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A new paradigm has gripped the global energy markets… and it’s creating the most attractive investment opportunity of a generation.
In the past, capital chased economic opportunity in the energy markets. We see this reflected in the historical relationship between prices and rig counts. As you would expect, periods of high oil prices would draw capital into the market, sending rig counts higher. Inevitably, the excess capital would create excess supply, pushing prices and rig counts back down. Thus oil normally follows the same boom/bust cycle seen across most other commodities.
But 2021 ain’t your normal oil market.
The previous relationship between oil prices and rig deployments has officially broken down:
Looking at today’s rig count, you’d think oil was trading at 2016 or 2020 levels. Instead, despite the oil and gas trading a multi-year highs, capital remains stubbornly sidelined in the current market. In other words…
Capital allocators now avoid oil and gas at all costs, regardless of the returns available.
In today’s article, I’ll explain what’s driving this seemingly irrational behavior, and why it’s creating the best investment opportunity we’ve seen in over a decade.
Shale Shocked: Investors Recovering from a Decade of Capital Destruction
The capital exodus from energy markets makes sense in the context of recent history. The shale revolution invited record volumes of capital into oil and gas development over the last decade. This excess capital forced up land, lease and drilling costs, and then ultimately oversupplied the market. The one-two punch of rising input costs and depressed energy prices generated hundreds of billions in capital impairment.
According to Bloomberg, the median internal rate of return (IRR) for private equity energy funds that started investing in 2010 is -5.6% through March 2021. Public markets haven’t fared much better. The following chart of public E&P companies versus the S&P 500 paints the picture of a painful lost decade for energy investors:
So despite a historic bull market where virtually every asset className enjoyed record returns, energy investors have generally lost money since 2010. And we’re not just talking garden variety underperformance – this lost decade included two crushing price collapses along the way, in 2016 and 2020.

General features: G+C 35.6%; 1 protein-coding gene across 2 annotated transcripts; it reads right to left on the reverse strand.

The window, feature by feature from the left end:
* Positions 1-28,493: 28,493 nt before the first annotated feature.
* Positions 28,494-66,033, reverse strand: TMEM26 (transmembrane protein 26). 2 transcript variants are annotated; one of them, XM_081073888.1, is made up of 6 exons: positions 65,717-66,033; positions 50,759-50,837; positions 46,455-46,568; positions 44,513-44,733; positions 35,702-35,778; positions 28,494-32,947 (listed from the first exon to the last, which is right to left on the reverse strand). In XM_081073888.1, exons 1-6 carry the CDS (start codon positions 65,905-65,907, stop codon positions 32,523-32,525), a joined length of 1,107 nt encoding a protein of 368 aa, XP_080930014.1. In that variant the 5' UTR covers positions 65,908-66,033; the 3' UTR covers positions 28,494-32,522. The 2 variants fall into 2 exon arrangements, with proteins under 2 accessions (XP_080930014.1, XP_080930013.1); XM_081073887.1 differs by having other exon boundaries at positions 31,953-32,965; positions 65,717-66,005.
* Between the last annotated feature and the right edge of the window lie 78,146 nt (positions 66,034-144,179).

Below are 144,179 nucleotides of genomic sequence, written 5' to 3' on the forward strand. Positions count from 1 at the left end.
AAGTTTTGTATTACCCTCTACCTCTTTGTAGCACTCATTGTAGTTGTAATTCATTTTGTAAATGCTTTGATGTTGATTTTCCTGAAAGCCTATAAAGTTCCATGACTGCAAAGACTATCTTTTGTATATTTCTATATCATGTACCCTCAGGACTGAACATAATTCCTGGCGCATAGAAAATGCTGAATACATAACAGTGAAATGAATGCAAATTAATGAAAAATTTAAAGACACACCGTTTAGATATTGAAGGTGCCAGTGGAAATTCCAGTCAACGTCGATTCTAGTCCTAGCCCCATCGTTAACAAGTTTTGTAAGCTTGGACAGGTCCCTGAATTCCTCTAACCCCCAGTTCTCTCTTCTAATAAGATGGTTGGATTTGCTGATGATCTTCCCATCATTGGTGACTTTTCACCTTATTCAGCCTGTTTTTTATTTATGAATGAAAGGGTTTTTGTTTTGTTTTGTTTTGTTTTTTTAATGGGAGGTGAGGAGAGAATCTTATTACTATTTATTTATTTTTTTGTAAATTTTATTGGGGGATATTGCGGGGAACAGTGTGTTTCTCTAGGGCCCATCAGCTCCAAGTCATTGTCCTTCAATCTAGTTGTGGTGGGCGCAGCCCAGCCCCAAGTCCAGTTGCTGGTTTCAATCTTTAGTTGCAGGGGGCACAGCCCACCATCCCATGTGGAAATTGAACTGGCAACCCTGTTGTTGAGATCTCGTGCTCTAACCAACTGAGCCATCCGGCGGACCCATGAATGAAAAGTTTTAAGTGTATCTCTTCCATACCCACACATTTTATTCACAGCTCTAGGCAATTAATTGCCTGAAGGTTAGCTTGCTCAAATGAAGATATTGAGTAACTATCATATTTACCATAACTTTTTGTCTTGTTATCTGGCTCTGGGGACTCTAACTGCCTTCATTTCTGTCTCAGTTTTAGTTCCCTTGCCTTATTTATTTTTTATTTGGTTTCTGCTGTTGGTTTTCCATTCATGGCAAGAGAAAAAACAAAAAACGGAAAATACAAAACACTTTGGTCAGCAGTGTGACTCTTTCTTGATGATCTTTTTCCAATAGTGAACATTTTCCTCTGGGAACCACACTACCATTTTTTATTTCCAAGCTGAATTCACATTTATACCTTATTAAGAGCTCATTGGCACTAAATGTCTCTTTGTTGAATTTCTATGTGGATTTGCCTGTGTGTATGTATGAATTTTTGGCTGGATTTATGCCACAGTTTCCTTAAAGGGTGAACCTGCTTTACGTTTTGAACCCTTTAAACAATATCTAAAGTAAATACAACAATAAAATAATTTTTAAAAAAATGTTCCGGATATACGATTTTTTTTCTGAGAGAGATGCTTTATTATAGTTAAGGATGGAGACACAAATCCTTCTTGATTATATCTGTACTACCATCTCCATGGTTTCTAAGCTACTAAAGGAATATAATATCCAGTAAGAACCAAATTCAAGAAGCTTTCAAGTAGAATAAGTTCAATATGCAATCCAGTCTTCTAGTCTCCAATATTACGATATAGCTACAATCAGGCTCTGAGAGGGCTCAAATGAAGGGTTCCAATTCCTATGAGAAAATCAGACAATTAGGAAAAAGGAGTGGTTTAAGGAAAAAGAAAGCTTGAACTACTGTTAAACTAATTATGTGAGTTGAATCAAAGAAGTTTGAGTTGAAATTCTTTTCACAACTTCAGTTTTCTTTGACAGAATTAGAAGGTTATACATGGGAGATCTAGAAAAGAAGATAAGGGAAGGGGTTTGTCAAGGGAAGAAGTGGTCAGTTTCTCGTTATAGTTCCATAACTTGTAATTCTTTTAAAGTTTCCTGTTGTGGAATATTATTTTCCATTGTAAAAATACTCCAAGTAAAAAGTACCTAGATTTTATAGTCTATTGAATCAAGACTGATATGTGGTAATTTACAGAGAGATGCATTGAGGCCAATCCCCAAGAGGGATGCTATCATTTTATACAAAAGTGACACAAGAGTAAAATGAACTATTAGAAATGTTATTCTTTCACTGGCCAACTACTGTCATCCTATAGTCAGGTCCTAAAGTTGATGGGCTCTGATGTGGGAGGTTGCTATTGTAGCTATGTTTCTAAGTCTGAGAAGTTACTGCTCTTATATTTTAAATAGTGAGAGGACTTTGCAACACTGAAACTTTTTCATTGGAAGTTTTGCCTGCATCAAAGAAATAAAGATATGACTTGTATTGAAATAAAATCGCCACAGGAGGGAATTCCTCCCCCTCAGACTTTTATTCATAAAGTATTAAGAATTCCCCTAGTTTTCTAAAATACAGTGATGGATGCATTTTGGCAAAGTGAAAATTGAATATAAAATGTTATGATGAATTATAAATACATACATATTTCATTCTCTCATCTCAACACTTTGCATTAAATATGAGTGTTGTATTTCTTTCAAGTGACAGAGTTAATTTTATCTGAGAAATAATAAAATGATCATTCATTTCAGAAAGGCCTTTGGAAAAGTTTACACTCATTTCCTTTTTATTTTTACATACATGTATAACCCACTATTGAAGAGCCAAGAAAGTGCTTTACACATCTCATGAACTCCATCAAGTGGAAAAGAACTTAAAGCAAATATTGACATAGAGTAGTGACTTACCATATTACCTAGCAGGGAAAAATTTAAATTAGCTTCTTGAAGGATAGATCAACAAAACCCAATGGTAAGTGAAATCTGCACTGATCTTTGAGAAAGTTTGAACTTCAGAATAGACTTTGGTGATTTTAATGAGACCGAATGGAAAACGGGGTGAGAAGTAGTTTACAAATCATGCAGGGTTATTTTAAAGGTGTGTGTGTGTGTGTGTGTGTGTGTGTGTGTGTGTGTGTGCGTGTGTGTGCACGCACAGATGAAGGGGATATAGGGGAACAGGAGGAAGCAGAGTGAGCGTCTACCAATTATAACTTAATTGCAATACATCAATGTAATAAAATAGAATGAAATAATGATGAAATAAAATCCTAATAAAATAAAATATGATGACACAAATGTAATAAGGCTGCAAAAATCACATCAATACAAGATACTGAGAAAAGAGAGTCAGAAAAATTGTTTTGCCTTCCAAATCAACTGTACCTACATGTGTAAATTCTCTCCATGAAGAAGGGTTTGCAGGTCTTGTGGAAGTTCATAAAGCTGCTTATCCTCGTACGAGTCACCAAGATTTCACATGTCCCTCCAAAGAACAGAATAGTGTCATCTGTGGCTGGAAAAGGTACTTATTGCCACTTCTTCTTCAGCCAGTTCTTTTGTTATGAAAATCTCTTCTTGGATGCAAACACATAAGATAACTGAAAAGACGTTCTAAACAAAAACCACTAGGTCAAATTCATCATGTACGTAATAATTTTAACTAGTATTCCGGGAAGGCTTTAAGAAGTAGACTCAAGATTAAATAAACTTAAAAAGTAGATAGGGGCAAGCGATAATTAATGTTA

The 2016 energy crash delivered a particularly painful lesson. Many tried playing the contrarian game, with tens of billions of dollars flooding into the shale patch hoping to catch a cyclical rebound. But ultimately, too many contrarians acting together turned this into a consensus play. Within 18 months of the 2016 price bottom, a flood of new drilling activity sent U.S. production surging to new record highs. This unprecedented new production growth kept prices capped at around $60, while input costs soared, killing margins and cash flow across the board.
Then of course, we all know what happened in 2020…
The Coronavirus delivered a crushing final blow to energy investors, only four years after the previous price crash. Thus, in the wake of two back-to-back oil busts and a decade of negative returns, “shale-shocked” investors are unwilling to throw good money after bad. Meanwhile, countless E&P companies themselves are pulling back from investing in new production growth. That’s because many took on excess leverage during the boom years, and must now divert cash flow towards repairing bloated balance sheets.
But these financial scars only tell part of the story driving today’s capital retreat from oil and gas development. The rest of the story relates to the rise of environmental-social-governance (ESG) investment mandates.
ESG Forces Fossil Fuel Exodus
ESG investment mandates have forced a wide scale retreat away from fossil fuel development, regardless of the returns available from the industry. Kelly Deponte, a director for a private equity fund, recently explained in a Bloomberg article that private equity and pension funds are “moving away from investing in oil and gas no matter the returns in pursuit of their carbon neutral goals.”